You know you’ve been blogging for a while when blogging becomes an important outlet for the deeper thoughts of your normal life.

Or in this case, normal death.

Today, my grandfather passed away.

As I reflected on his death, I was reminded of this post by Keith, and even more by this comment by Mere-O friend Lindsay:

One of the most satisfying elements of Christianity, for me, is its
assessment of death as an unnatural occurence. We react so strongly against it
precisely because it’s an intruder, robbing us of loved ones that may have grown
old in body but whose spirits have not been exhausted.

Unlike death on a national or international level, this is my first experience of death on a personal level. My grandfather was a caring, yet often stubborn old man. He was the only member of my father’s side of the family that I ever knew, and I will miss him.

The grieving process is difficult and painful, but it must be seized. I have never found the Lord more near as when I have contemplated my mortality. Now, as I contemplate mortality again, I am comforted by the fact that we serve a Lord who understands all aspects of the human experience, including death, and who provides us with hope for a new life. Death comes to all men, indeed, but life only to those who will be in Christ.

‘Requiem aeternam dona eis, Domine, et lux perpetua luceat eis. ‘
‘Give to them eternal peace, Lord, and let light perpetual shine upon them.’

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Posted by Matthew Lee Anderson

Matthew Lee Anderson is the Founder and Lead Writer of Mere Orthodoxy. He is the author of Earthen Vessels: Why Our Bodies Matter to our Faith and The End of Our Exploring: A Book about Questioning and the Confidence of Faith. Follow him on Twitter or on Facebook.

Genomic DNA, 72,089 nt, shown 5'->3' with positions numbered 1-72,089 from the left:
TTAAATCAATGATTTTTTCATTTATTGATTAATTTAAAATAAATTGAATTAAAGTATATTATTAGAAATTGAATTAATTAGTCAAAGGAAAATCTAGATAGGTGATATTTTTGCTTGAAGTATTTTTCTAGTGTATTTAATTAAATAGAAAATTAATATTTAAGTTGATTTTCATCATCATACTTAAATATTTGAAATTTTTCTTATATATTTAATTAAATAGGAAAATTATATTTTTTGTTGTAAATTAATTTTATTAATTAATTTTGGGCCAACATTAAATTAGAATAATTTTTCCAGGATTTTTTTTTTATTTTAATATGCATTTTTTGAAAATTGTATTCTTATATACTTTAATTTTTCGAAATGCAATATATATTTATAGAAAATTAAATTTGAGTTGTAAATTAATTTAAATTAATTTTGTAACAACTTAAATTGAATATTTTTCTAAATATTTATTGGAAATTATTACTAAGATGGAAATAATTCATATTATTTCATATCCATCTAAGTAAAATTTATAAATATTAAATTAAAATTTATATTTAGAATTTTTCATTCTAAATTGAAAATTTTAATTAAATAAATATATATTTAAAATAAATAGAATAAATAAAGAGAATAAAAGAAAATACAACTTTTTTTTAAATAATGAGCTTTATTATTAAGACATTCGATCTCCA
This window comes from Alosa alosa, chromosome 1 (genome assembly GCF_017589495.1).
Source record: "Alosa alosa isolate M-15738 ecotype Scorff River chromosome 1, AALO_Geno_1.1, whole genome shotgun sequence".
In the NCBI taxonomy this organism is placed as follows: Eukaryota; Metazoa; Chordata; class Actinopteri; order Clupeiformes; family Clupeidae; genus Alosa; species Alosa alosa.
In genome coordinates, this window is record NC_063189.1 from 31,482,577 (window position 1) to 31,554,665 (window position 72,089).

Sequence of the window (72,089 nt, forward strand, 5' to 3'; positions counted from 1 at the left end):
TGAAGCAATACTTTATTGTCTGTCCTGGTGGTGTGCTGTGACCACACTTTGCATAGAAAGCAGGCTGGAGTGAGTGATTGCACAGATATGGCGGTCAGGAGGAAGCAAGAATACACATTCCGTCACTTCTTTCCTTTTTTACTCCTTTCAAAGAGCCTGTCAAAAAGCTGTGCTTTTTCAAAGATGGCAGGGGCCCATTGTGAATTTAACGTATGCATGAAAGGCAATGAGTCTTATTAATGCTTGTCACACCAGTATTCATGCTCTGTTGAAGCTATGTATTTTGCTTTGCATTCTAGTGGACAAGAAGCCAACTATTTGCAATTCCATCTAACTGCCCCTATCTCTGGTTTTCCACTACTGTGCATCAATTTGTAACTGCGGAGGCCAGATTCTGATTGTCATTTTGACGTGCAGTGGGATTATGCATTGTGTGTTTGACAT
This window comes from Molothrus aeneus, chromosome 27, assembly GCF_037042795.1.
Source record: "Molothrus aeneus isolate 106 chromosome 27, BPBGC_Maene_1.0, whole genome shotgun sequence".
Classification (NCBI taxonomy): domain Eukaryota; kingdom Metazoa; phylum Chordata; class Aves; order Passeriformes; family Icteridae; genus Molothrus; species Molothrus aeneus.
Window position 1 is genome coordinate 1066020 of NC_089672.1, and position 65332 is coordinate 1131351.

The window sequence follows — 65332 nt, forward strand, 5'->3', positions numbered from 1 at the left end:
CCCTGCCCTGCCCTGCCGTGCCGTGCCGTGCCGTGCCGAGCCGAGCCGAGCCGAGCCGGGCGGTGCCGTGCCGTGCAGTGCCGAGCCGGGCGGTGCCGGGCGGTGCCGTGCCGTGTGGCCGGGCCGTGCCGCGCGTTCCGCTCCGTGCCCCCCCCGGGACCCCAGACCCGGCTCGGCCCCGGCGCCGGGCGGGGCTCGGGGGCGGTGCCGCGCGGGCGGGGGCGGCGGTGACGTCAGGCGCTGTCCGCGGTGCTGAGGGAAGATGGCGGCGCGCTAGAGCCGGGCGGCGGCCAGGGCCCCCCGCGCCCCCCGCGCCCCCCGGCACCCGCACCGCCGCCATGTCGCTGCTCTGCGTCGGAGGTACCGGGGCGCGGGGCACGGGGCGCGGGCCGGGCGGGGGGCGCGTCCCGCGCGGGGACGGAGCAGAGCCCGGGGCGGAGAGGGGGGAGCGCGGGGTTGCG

3 Comments

  1. Matt:

    I don’t know if you are following Blogotional, but I had a loss just 3 weeks ago myself — The pain is still fresh, so I am there with you.

    My condolences, but please don’t let it affect the very wonderful event coming soon to your life. I know your grandfather would not want to get in the way of that.

    My prayers are with you.

    Reply

  2. Mr. Anderson,
    I am so sorry. You didn’t get to make your trip up there, did you? I hope and pray that this will not dampen or make difficult your upcoming wedding.

    I hope that you got to talk to him one last time. I know you’ll miss him alot.

    Praying,
    Alyssa, your student

    Reply

  3. Mr. Anderson,
    I’m praying for you. I do not have any idea how you are feeling right now, but the Lord does and He is with you. I pray that He will comfort you. You are such an awesome example. Thank you for allowing us to be able to support at this time.
    Be blessed! Micah 6:8
    Juia

    Reply

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